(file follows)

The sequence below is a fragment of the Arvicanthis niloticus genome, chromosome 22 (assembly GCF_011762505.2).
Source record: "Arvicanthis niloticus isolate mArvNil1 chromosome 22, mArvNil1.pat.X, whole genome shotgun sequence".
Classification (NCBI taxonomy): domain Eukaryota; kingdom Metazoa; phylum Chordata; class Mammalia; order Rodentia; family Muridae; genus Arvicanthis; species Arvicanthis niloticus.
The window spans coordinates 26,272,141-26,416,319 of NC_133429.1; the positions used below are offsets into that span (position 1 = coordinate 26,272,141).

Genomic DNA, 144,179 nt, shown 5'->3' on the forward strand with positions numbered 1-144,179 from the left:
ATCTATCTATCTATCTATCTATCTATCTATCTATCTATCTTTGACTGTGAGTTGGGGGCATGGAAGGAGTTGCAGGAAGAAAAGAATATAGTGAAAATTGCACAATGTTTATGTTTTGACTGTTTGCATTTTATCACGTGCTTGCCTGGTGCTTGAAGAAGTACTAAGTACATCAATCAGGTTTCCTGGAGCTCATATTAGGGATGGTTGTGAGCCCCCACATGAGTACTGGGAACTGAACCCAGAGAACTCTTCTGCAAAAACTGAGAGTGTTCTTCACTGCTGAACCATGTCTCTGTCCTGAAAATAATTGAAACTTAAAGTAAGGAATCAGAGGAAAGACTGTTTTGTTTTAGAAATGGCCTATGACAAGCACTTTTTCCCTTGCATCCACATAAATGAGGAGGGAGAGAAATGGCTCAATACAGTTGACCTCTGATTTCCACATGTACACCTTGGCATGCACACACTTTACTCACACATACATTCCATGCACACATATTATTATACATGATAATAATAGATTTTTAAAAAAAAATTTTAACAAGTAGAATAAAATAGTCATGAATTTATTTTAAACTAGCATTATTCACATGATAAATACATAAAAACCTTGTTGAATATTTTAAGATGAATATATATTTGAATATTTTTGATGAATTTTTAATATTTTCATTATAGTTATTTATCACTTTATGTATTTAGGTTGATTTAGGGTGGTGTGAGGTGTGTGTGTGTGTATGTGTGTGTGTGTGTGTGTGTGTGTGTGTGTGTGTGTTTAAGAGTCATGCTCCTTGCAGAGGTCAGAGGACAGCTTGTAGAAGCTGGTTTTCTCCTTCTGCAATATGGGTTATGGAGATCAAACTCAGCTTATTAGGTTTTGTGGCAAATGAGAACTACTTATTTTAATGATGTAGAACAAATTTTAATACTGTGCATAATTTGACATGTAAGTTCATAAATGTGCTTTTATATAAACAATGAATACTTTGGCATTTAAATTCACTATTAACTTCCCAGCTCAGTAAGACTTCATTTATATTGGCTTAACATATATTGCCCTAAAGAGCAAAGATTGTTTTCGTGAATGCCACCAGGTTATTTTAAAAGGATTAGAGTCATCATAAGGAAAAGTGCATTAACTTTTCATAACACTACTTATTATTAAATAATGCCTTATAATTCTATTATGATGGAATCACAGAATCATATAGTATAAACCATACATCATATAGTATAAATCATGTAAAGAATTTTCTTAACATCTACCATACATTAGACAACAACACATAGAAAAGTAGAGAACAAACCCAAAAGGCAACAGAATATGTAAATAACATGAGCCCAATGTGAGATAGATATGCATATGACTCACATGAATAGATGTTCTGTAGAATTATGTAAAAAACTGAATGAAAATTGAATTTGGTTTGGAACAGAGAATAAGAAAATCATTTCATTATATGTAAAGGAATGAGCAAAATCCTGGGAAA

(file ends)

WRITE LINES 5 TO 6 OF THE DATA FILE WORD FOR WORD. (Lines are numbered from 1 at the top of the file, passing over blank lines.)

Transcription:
Genomic DNA, 144,179 nt, shown 5'->3' on the forward strand with positions numbered 1-144,179 from the left:
ATCTATCTATCTATCTATCTATCTATCTATCTATCTATCTTTGACTGTGAGTTGGGGGCATGGAAGGAGTTGCAGGAAGAAAAGAATATAGTGAAAATTGCACAATGTTTATGTTTTGACTGTTTGCATTTTATCACGTGCTTGCCTGGTGCTTGAAGAAGTACTAAGTACATCAATCAGGTTTCCTGGAGCTCATATTAGGGATGGTTGTGAGCCCCCACATGAGTACTGGGAACTGAACCCAGAGAACTCTTCTGCAAAAACTGAGAGTGTTCTTCACTGCTGAACCATGTCTCTGTCCTGAAAATAATTGAAACTTAAAGTAAGGAATCAGAGGAAAGACTGTTTTGTTTTAGAAATGGCCTATGACAAGCACTTTTTCCCTTGCATCCACATAAATGAGGAGGGAGAGAAATGGCTCAATACAGTTGACCTCTGATTTCCACATGTACACCTTGGCATGCACACACTTTACTCACACATACATTCCATGCACACATATTATTATACATGATAATAATAGATTTTTAAAAAAAAATTTTAACAAGTAGAATAAAATAGTCATGAATTTATTTTAAACTAGCATTATTCACATGATAAATACATAAAAACCTTGTTGAATATTTTAAGATGAATATATATTTGAATATTTTTGATGAATTTTTAATATTTTCATTATAGTTATTTATCACTTTATGTATTTAGGTTGATTTAGGGTGGTGTGAGGTGTGTGTGTGTGTATGTGTGTGTGTGTGTGTGTGTGTGTGTGTGTGTGTGTTTAAGAGTCATGCTCCTTGCAGAGGTCAGAGGACAGCTTGTAGAAGCTGGTTTTCTCCTTCTGCAATATGGGTTATGGAGATCAAACTCAGCTTATTAGGTTTTGTGGCAAATGAGAACTACTTATTTTAATGATGTAGAACAAATTTTAATACTGTGCATAATTTGACATGTAAGTTCATAAATGTGCTTTTATATAAACAATGAATACTTTGGCATTTAAATTCACTATTAACTTCCCAGCTCAGTAAGACTTCATTTATATTGGCTTAACATATATTGCCCTAAAGAGCAAAGATTGTTTTCGTGAATGCCACCAGGTTATTTTAAAAGGATTAGAGTCATCATAAGGAAAAGTGCATTAACTTTTCATAACACTACTTATTATTAAATAATGCCTTATAATTCTATTATGATGGAATCACAGAATCATATAGTATAAACCATACATCATATAGTATAAATCATGTAAAGAATTTTCTTAACATCTACCATACATTAGACAACAACACATAGAAAAGTAGAGAACAAACCCAAAAGGCAACAGAATATGTAAATAACATGAGCCCAATGTGAGATAGATATGCATATGACTCACATGAATAGATGTTCTGTAGAATTATGTAAAAAACTGAATGAAAATTGAATTTGGTTTGGAACAGAGAATAAGAAAATCATTTCATTATATGTAAAGGAATGAGCAAAATCCTGGGAAA